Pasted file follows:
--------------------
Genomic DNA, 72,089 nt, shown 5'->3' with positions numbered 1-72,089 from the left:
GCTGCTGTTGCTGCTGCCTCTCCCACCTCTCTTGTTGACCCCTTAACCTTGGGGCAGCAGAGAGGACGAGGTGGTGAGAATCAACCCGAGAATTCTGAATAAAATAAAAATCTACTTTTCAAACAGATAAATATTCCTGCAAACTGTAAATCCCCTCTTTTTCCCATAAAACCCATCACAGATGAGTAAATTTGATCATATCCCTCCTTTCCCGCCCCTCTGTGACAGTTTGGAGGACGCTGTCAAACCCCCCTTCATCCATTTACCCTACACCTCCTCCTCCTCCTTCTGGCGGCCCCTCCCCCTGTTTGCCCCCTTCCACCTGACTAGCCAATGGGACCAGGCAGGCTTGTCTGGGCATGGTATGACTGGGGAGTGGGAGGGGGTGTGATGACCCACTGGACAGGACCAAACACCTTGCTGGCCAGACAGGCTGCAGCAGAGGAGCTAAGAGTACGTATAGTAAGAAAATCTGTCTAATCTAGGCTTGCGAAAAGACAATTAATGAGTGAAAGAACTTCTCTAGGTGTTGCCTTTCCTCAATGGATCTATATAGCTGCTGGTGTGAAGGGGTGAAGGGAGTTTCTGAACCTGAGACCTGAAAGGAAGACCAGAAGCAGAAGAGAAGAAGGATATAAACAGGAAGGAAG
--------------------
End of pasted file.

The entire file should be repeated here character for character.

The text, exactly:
Genomic DNA, 72,089 nt, shown 5'->3' with positions numbered 1-72,089 from the left:
GCTGCTGTTGCTGCTGCCTCTCCCACCTCTCTTGTTGACCCCTTAACCTTGGGGCAGCAGAGAGGACGAGGTGGTGAGAATCAACCCGAGAATTCTGAATAAAATAAAAATCTACTTTTCAAACAGATAAATATTCCTGCAAACTGTAAATCCCCTCTTTTTCCCATAAAACCCATCACAGATGAGTAAATTTGATCATATCCCTCCTTTCCCGCCCCTCTGTGACAGTTTGGAGGACGCTGTCAAACCCCCCTTCATCCATTTACCCTACACCTCCTCCTCCTCCTTCTGGCGGCCCCTCCCCCTGTTTGCCCCCTTCCACCTGACTAGCCAATGGGACCAGGCAGGCTTGTCTGGGCATGGTATGACTGGGGAGTGGGAGGGGGTGTGATGACCCACTGGACAGGACCAAACACCTTGCTGGCCAGACAGGCTGCAGCAGAGGAGCTAAGAGTACGTATAGTAAGAAAATCTGTCTAATCTAGGCTTGCGAAAAGACAATTAATGAGTGAAAGAACTTCTCTAGGTGTTGCCTTTCCTCAATGGATCTATATAGCTGCTGGTGTGAAGGGGTGAAGGGAGTTTCTGAACCTGAGACCTGAAAGGAAGACCAGAAGCAGAAGAGAAGAAGGATATAAACAGGAAGGAAG